the actual effective power of the fantasy in the lives of people. Even those of us who know capitalism doesn’t work nonetheless act as if we did not know this; we believe that others believe that capitalism
will keep on going on and on.
At some point, doing the same thing over and over shifts from order into chaos. Persistent repetition can amplify patterns to the point of overload and collapse, as in the bursting of market
bubbles. The reiterations that fail to respond to changes in their setting themselves change the setting. Here we encounter capitalism’s creative destruction, the centrality of crises to
capitalism’s peculiar persistence. In sum, Žižek’s activation of drive mobilizes the category for political economy as it highlights drive as a compulsive, reflexive circuit that captures the subject
and whose repetitions can intensify to points of destruction and rupture.
Drive as the Real of Capital
Žižek often describes Capital as Real. “The self-propelling circulation of Capital,” he writes, remains more than the ever the ultimate Real of our lives, a beast that by definition cannot be
controlled, since it itself controls our activity. . .”
Žižek is not saying that capitalism is an ahistorical, economic force that necessarily exceeds any attempts at regulation. Rather, there is an excess of capitalism that persists through yet beyond its instantiation in production, consumption, and exchange, its ideological manifestations in ideas of the free market, and the mathematical formulae and equations of economists.
Nonetheless, the fiction of competition expresses a truth of capitalism, what people believe, their sense of an unavoidable struggle over goods, resources, and opportunities that are necessarily limited and scarce.
The “winner-take-all” logic of transactions in the contemporary networks of communicative capitalism manifests the truth in the lie of competition. Capitalism doesn’t actually rely on competition, yet we have to describe it this way in order to formulate its effect on us.
Drive is the “third level” linking subjective experience and objective exploitation, the fact that the latter depends on the “objective deception” or lie of the former. Differently put, drive is the name of this reflexive turning back round upon itself or passivity at the core of activity. (NB: which seems, plausibly, like another name for featherbedding)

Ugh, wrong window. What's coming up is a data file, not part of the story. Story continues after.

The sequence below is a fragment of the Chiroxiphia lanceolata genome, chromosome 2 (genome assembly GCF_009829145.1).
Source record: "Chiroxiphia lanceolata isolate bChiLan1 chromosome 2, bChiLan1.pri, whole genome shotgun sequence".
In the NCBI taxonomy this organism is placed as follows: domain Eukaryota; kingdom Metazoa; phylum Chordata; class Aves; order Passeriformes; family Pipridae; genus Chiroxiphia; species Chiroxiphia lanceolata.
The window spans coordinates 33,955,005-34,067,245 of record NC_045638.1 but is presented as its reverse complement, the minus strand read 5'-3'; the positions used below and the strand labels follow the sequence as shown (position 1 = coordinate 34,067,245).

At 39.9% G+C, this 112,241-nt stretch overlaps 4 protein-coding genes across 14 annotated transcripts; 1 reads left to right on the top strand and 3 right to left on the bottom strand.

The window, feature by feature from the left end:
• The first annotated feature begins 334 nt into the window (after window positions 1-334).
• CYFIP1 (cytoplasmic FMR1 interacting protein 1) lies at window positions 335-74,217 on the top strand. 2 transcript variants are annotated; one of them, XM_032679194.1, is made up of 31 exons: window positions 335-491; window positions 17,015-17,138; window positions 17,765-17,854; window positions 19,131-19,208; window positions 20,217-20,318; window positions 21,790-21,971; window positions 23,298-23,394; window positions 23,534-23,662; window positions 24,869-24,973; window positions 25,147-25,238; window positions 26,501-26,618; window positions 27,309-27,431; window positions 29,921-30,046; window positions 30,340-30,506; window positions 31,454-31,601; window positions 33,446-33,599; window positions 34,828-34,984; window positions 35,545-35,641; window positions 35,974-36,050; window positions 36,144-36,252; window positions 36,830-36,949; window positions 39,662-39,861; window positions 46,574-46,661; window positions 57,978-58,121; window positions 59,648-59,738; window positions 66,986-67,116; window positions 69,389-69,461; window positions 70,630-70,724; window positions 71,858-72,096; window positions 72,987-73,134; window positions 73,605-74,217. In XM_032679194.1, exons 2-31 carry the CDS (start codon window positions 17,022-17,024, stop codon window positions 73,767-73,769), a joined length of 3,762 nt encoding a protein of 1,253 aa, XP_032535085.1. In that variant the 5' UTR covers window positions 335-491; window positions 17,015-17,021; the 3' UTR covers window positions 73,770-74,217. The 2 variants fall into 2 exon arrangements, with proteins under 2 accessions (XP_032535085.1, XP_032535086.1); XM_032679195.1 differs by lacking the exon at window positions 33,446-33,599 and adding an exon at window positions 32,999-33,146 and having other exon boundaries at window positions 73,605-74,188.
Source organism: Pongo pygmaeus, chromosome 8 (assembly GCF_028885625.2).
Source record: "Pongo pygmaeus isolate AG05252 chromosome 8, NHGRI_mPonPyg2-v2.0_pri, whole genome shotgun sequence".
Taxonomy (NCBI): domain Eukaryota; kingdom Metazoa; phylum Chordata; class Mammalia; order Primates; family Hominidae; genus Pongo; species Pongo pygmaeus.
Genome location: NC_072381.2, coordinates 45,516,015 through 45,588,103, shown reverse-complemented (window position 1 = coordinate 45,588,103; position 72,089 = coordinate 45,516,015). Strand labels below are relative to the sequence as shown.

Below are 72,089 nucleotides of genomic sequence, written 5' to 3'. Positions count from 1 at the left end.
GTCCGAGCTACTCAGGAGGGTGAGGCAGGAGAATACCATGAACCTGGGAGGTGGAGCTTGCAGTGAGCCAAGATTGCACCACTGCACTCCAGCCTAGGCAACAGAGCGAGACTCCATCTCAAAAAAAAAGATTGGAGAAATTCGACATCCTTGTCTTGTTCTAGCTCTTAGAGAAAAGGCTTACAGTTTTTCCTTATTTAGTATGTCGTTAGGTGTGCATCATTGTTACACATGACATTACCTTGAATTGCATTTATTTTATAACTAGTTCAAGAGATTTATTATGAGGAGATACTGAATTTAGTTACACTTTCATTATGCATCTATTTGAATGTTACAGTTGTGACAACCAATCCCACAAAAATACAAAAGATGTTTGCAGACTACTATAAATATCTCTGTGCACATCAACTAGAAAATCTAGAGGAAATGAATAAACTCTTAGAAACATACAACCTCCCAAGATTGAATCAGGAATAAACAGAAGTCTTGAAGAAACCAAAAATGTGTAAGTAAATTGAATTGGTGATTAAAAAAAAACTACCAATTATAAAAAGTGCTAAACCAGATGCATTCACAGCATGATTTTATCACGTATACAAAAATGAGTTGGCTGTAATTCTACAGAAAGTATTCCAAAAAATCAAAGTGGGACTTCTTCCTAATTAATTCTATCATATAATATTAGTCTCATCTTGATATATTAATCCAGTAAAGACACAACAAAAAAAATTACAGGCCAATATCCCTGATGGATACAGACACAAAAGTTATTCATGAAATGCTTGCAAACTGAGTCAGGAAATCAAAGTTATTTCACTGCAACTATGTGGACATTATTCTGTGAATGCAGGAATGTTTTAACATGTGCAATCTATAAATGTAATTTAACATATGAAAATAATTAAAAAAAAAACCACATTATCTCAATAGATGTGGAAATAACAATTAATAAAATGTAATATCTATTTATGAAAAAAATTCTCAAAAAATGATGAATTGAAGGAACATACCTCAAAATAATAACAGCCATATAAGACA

In Seminar XVII, Lacan associates the change from the discourse of the Master to university discourse with a change in the place of knowledge. In university discourse, which Lacan also views as capitalist discourse, knowledge no longer serves the Master. It is no longer knowledge of what the Master desires. Rather, knowledge occupies the place of the Master. For Lacan, this means that university discourse affirms nothing but knowledge. University discourse is all-knowing not in the sense that it knows everything but in a sense that it is fully comprised of knowing. Only knowing counts. When knowledge is in the position of Master, knowing cannot be mastered. It is Master.
Lacan sees in university discourse a “new tyranny of knowledge.” In its new position, knowledge isn’t knowledge for a purpose, but knowledge as a command: “keep on knowing more and more.” Consequently, the tyranny of knowledge remainders the subject; the subject is at or as a loss. Knowledge isn’t something that a subject assumes; it is a command, a drive, shaped around and through loss. The more knowledge, the greater the loss, and the more extensive becomes the gap between the movement of knowing more and more and the possibility of subjectivizing this knowledge. It’s too complex. Complexity displaces accountability onto knowledge, but knowledge refuses it.